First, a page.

Like flat earthers, Brexiteers are heading for a fall
Comedian, musician and writer MITCH BENN on wishful thinking and romantic fantasies
There was an article in the Daily Telegraph this week (I'll give you a minute to stop grinding your teeth in grim-faced anticipation as to what huffing buffoonery might be forthcoming… all done? Let's continue) bewailing the plight of conservative students (and let's face it, being a conservative student is a plight in and of itself) trying to study law, politics or PPE at the communist brainwashing madrassas which currently pass for universities in this country (the Telegraph didn't quite phrase it like that, but that was definitely the subtext).
These poor souls – and we may as well at least try to be understanding of their situation because let's face it, these are the very people who'll be running whatever's left of the country in 30 years' time – are feeling under pressure to conform, to submit, to hide their conservative lights under bushels so as not to incur the wrath of their pinko lecturers who have, like the jackbooted Thought Police that they are, been spreading the foul Trot propaganda that Brexit might not (steel yourselves) be the best thing that's ever happened to this country, and tailoring their lectures accordingly.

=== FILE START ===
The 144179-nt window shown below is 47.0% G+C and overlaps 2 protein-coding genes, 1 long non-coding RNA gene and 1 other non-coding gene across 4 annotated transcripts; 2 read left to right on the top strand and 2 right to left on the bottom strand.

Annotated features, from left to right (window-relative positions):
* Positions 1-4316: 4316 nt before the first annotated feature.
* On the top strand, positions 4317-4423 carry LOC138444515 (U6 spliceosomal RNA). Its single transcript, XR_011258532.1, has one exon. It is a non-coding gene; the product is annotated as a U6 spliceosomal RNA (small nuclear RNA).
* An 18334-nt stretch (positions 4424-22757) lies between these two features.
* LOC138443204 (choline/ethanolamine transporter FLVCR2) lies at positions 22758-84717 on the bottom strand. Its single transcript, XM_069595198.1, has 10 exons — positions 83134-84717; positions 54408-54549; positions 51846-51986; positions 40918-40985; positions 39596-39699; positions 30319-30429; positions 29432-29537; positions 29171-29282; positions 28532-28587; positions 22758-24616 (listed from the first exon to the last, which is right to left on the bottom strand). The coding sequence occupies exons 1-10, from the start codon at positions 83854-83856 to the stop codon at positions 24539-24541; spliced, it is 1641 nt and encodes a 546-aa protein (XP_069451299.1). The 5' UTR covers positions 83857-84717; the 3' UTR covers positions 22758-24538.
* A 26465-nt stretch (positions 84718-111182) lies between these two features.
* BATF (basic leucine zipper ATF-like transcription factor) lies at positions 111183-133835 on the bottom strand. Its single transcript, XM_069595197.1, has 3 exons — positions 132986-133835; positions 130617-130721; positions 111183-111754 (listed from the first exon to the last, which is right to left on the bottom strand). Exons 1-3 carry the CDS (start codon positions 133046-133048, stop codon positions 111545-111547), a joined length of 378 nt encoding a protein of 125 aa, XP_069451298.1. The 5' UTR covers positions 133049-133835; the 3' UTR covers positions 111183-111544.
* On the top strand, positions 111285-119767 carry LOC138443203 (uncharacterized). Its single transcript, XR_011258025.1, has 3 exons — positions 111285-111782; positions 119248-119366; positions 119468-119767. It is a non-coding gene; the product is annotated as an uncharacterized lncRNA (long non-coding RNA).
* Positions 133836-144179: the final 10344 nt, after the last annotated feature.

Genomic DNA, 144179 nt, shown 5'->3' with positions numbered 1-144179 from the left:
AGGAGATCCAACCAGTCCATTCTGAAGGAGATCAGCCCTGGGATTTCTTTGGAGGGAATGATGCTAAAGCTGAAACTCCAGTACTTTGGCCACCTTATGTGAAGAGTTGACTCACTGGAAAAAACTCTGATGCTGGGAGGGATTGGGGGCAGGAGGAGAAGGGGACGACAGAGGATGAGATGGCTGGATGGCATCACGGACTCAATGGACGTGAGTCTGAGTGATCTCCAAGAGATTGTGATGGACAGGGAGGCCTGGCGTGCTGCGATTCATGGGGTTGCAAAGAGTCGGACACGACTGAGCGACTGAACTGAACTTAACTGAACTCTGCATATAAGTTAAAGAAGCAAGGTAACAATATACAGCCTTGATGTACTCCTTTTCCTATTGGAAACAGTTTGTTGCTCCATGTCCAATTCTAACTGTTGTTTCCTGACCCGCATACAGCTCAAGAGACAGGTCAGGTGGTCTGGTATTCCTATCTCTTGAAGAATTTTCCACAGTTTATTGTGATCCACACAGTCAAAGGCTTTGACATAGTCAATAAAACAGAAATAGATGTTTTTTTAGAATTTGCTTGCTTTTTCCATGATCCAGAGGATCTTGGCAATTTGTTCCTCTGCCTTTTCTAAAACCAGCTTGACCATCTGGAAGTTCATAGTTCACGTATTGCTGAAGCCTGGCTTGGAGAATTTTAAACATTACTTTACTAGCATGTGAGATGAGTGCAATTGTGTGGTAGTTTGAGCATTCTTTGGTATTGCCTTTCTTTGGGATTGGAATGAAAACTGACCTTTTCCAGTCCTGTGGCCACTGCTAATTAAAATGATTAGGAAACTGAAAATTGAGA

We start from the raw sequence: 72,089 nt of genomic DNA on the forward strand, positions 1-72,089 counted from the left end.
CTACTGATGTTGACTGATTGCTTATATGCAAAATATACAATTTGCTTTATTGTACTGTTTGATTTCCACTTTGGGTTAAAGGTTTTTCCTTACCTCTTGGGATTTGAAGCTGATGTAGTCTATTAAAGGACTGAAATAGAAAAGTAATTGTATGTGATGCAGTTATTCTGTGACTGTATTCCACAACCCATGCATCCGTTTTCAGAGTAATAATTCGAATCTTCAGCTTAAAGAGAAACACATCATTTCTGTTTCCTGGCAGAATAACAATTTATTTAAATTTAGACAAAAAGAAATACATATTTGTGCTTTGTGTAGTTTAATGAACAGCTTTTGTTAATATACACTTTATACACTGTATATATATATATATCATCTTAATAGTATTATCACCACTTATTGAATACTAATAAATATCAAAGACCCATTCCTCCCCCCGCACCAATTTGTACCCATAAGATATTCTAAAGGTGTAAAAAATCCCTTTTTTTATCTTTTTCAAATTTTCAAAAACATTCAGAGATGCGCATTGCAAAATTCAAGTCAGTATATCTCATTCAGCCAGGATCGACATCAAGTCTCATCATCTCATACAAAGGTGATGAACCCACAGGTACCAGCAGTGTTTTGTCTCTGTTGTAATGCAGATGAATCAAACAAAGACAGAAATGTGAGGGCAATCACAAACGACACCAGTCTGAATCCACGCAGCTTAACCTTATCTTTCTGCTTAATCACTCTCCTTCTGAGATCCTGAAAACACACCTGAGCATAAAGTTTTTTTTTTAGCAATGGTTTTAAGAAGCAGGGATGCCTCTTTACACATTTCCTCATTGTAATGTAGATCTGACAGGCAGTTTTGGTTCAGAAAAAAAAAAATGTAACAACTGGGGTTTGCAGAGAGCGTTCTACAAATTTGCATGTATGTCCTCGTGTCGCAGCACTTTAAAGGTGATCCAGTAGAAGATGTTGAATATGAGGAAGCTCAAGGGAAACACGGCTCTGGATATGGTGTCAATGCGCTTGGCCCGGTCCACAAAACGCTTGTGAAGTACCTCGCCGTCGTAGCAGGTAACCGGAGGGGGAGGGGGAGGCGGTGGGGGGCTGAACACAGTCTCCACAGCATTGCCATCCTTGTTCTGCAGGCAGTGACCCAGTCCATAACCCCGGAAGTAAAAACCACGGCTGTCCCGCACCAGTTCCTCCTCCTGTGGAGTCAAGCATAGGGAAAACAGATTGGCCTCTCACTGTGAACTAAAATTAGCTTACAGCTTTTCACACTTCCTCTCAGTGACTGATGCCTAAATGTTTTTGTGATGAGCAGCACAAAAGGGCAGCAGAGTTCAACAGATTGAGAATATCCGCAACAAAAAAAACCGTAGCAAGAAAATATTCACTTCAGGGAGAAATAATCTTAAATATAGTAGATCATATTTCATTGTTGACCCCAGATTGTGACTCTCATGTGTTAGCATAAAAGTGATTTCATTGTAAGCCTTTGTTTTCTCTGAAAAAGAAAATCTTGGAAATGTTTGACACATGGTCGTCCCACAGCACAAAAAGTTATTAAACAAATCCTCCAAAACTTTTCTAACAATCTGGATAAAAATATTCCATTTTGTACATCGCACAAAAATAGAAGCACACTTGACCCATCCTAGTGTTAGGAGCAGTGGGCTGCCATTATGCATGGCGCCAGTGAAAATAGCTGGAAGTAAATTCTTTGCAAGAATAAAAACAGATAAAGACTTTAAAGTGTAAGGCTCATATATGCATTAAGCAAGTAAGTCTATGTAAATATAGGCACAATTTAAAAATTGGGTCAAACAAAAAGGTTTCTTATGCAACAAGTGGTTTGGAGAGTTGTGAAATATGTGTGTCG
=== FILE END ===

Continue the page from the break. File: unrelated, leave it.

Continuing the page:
One such wistful young buck was pictured gazing sorrowfully into the lens, above a caption explaining that he 'feels there is an anti-Brexit bias at university'.